Earlier this week, the Painted Area made a very convincing case for an NBA-only Hall of Fame to augment the current HOF, which may or may not marginalize the world’s best basketball league in favor of honoring people such as Joan Crawford.
Great idea—except M. Haubs decided it should be located in Los Angeles. We all know that can’t be. Sure, the Lakers have won 10 titles in Los Angeles (and lost in the NBA Finals 14 other times), but housing the NBA Hall of Fame in Los Angeles just doesn’t feel right, does it? Pro hoops started (mostly) in Midwestern and Northeastern cities, partly as an indoor sport that could fill arenas when hockey teams were off. James Naismith was Canadian, after all. We need a Hall of Fame reflective of that legacy.
So where should it be? Some options:
Any city that wants to host the NBA Hall of Fame is going to have to answer this question: “Why should you get it over Boston?” Since this is a Celtics-themed blog, I don’t think I have to elaborate much. Seventeen titles, 21 retired numbers and more Hall of Famers than any other franchise makes your life easier.
There are counter-arguments, though, including the notion that Boston isn’t a “basketball town.” It is well-documented that Boston wasn’t exactly feverish in its support of the Celtics throughout the 1960s, and Red Auerbach openly complained about the sparse attendance even as the C’s won title after title.
M. Haubs addressed this when he wrote the following: Certainly, New York and Boston have a lot of pro basketball history, and quite knowledgeable fan bases, for sure. But New York is a Yankees town, first and foremost, and Boston is a Red Sox town, first and foremost. In both cities, the NFL also takes precedence over the NBA.
I don’t live in Boston—never have, actually—but it seems obvious that the Red Sox are the most popular team in the city. Should that disqualify Boston as a Hall of Fame location? I say no. The history is too much, the team is hugely popular when it is good and Boston is more about embracing History with a Capital H than almost any city in the U.S.
(Note: I’ve also never lived in Los Angeles, so I can’t assess Haubs’ claim that LA is a Lakers town more than a Dodgers town).
• New York
Literally the birthplace of the NBA, as the league as we know it began in Manhattan in 1946 when a bunch of arena owners got together and decided to start a serious basketball league that could make them money when their buildings were otherwise empty.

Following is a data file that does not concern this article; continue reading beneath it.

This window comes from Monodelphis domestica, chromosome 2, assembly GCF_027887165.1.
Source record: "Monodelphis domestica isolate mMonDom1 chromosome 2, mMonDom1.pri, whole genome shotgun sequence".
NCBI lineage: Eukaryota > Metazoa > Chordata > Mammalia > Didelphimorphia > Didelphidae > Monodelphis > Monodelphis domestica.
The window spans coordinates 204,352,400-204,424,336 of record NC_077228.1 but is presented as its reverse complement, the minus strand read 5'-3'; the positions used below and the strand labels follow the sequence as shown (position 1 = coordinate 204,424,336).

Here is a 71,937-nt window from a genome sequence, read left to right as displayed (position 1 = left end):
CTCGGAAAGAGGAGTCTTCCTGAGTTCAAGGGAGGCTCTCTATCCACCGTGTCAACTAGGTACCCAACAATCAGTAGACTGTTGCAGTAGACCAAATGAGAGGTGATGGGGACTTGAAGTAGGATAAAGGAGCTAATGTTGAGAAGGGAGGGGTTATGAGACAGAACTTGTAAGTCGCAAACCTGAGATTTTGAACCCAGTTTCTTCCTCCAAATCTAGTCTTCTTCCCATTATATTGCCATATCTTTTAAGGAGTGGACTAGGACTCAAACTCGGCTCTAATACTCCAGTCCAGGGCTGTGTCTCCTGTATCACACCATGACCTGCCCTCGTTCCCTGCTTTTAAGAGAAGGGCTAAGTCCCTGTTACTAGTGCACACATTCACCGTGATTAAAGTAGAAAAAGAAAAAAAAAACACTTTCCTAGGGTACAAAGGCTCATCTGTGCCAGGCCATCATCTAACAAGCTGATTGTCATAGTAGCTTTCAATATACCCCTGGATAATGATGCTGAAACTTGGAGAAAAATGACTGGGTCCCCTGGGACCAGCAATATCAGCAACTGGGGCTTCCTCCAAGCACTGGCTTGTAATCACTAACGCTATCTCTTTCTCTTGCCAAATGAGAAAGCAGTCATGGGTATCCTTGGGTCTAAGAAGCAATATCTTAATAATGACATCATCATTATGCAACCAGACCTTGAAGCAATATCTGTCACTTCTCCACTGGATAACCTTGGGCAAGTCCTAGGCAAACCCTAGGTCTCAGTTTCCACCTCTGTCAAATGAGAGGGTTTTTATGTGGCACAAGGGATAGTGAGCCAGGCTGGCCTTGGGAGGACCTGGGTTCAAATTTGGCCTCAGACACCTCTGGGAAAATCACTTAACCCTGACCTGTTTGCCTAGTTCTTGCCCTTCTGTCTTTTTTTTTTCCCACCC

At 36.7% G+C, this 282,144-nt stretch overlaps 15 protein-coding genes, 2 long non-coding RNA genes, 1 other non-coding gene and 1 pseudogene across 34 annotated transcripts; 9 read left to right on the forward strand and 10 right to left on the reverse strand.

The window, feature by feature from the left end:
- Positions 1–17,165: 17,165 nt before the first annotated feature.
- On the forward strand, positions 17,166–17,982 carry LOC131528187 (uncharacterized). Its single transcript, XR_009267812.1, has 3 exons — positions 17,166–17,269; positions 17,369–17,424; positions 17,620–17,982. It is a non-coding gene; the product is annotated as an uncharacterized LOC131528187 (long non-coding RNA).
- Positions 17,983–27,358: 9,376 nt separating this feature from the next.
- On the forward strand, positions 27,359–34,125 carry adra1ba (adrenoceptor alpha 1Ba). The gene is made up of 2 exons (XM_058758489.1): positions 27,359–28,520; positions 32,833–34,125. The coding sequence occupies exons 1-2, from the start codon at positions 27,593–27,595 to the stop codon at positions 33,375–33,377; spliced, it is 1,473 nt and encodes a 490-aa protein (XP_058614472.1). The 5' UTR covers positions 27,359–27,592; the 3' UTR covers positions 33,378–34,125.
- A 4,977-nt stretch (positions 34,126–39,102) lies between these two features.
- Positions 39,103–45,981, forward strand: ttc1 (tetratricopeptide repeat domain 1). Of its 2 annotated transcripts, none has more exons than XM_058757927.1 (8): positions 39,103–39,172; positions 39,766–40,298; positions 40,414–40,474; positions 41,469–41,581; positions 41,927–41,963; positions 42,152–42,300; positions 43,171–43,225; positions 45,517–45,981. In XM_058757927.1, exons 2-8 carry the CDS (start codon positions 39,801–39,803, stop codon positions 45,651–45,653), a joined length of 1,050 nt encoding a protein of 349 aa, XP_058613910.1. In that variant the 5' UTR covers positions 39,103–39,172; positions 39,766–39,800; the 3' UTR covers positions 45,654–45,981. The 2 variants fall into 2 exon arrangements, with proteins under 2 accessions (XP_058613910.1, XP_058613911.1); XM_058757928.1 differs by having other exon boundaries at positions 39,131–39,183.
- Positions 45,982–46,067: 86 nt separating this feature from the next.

Yes, the Knicks own a paltry two titles (a fact I lorded over my friends growing up in Connecticut, just outside New York), but the Knicks and Nets have eight other Finals appearances between them, and the early 1970s Knicks are one of the marquee teams in league history. The New York Nets won two titles in the old American Basketball Assocation, including the league’s last championship in 1976, and featured the ABA’s biggest star in Julius Erving.
And, of course, the city itself teems with playground legends, famous point guards (including ex-Celtics Tiny Archibald and Stephon Marbury) and tourists who would drop big money to tour the Hall.
• Somewhere in Indiana
I sort of like this choice despite these very obvious counter-arguments: 1) I haven’t actually named a city, in part because I have never set foot in the state of Indiana and don’t want to just blurt out “Indianapolis” in case there is somewhere more fitting; 2) High school and college basketball have been historically been more popular; 3) The Pacers attendance post-Malice at the Palace has been miserable, lending more weight to the “not a pro hoops place” argument; 4) It’s not a tourist destination, and, no matter how charming Cooperstown, Springfield and Canton are, as a fan I sort of wish those Halls of Fame were in places I happened to be traveling anyway.
That said, Indiana is obviously a basketball hotbed that would likely devote a lot of local resources to supporting the Hall. The Pacers were, at one point, a very popular NBA franchise, and their ABA predecessors were the gold standard of that league. (The Pacers won three ABA titles). Fort Wayne is also the original home of the Pistons.
That said, I think Indiana is a distant third behind Boston and New York. But I’ve got another possibility I really like.
Philadelphia is always the forgotten East Coast city. You don’t hear college grads saying, “I really hope I get a job in either New York, San Francisco or Philadelphia” (though it was once dubbed New York’s “Sixth Borough” in a much-criticized New York Times story). And, yes, large portions of North Philly and West Philly are stab-tastic, and they hate the Celtics there.
Anyone who is under, say, 20, might have no clue about Philadelphia’s history as an NBA city, and they wouldn’t learn much by glancing at the list of NBA champions and finalists, because Philly teams barely show up there. That’s mostly because they always lost to the Celtics in those epic Eastern Conference battles during the 1960s, when the first Philly NBA team was called the Warriors, featured Wilt Chamberlain (and a host of other great players) and sported these sweet uniforms.
When the 76ers arrived in 1964 to replace the Warriors (who moved to the Bay Area in California), the team almost immediately went back to battling Boston for Eastern supremacy. The ’67 team, which went 68-13 and won the NBA title, is considered an all-time great team.
Philly would be a cool place to have an NBA-only Hall of Fame. It’d be a nice trophy for a city that doesn’t get its due.
Some other random candidates:
• San Francisco/Oakland—Solid NBA and ABA history; rabid fans
• Texas—Three NBA teams, at least two of which have been good for most of the past 20 years
• Chicago—Jordan, the Bulls and the Chicago Stags, an original NBA team
• Washington, D.C.—Another original NBA city (the Capitols), and the place where Red Auerbach started his pro coaching career.
• Seattle—Robbed of a team; why not give the city the Hall of Fame?